The Executive Secretary/Chief Executive Officer, Major Oil Marketers Association of Nigeria (MOMAN), Clement Isong, earlier explained to The Guardian that the international price of refined products and exchange rate were the two major components that determine the pump price of petrol.
According to him, the importer of refined petroleum products of note today remains the NNPC/Petroleum Products Marketing Company (PPMC) as they are the only ones with access to foreign exchange, and they use the exchange rate indicated to them by the CBN to determine their cost price in naira.
“The PPMC will set their ex-depot price based on these two parameters. Based on the information within the public purview today (Platts and I&E exchange rate window), and the current large volume of PPMC pre-ordered stock floating in vessels within our coastal waters, we expect only marginal, or limited price changes if any at all in the PPMC ex-depot price.
“As marketers improve their efficiencies, automate their processes and adapt their marketing strategies, you will find some marketers being able to reduce their pump prices to remain competitive, or manage their relationships with their bankers, equity shareholders and/or business financiers,” he added.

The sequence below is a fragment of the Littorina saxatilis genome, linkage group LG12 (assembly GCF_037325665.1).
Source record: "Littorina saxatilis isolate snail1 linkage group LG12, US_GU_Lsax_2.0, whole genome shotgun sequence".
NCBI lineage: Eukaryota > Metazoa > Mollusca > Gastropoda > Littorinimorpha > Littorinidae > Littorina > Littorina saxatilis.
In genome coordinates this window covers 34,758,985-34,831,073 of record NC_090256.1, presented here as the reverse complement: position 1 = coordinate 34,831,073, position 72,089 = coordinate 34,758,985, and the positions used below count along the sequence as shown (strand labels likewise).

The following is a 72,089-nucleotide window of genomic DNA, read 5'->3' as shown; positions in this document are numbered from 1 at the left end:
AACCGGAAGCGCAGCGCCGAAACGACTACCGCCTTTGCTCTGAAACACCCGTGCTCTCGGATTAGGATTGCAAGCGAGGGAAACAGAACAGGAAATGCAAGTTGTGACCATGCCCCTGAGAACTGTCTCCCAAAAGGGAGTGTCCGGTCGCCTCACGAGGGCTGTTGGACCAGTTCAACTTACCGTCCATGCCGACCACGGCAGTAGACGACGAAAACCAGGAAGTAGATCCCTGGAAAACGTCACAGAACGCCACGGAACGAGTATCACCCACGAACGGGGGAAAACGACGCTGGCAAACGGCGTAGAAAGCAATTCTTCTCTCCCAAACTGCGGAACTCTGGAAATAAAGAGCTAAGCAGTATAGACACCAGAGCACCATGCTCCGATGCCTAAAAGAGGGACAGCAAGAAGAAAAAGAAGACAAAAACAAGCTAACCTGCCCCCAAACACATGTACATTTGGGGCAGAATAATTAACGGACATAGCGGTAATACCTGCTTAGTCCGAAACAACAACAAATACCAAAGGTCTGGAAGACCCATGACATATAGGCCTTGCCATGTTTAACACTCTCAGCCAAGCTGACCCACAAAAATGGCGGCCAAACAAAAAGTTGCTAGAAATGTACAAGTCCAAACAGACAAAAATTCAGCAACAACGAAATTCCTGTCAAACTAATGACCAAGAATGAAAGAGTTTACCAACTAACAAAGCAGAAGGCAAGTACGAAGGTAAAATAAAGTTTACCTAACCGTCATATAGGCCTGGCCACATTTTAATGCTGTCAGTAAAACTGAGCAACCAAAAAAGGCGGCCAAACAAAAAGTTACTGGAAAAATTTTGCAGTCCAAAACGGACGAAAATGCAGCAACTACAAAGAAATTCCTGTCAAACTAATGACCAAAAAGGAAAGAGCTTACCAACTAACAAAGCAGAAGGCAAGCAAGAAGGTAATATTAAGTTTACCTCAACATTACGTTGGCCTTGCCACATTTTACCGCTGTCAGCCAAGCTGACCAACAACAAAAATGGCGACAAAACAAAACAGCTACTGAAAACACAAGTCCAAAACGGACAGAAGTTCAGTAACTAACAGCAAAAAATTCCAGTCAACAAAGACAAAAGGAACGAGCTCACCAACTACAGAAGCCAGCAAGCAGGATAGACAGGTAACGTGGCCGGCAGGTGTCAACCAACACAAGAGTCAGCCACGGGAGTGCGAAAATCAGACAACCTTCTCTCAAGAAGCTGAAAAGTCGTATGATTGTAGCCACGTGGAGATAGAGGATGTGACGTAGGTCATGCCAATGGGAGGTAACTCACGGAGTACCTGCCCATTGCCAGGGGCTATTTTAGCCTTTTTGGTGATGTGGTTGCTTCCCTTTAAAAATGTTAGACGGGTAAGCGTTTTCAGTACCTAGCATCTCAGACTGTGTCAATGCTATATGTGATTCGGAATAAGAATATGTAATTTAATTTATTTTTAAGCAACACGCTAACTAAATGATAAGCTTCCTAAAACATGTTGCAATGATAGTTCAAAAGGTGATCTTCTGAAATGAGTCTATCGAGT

The Independent Petroleum Marketers Association of Nigeria (IPMAN) informed The Guardian that marketers were willing to reduce the price of petrol, but noted that the ex-depot price of the NNPC remains the same.
However, for the Vice President of IPMAN, Abubakar Shettima, it was normal for price of products to reduce when crude oil price declines, especially as the country has transited to a deregulated market.
When oil traded at below $40 per barrel, the spokesperson of the NNPC, Kennie Obateru, noted that it could take a while for the reduction in the crude oil price to reflect in the pump, maintaining that the current product was ordered based on the old price of crude.
He noted that the corporation would not hesitate to reduce the price as soon as other prevailing factors, including the exchange rate favour such move.
Obateru had noted that over two billion litres of PMS are currently in stock in the country, which is expected to guarantee steady supply, and at least 60-day-product supply sufficiency.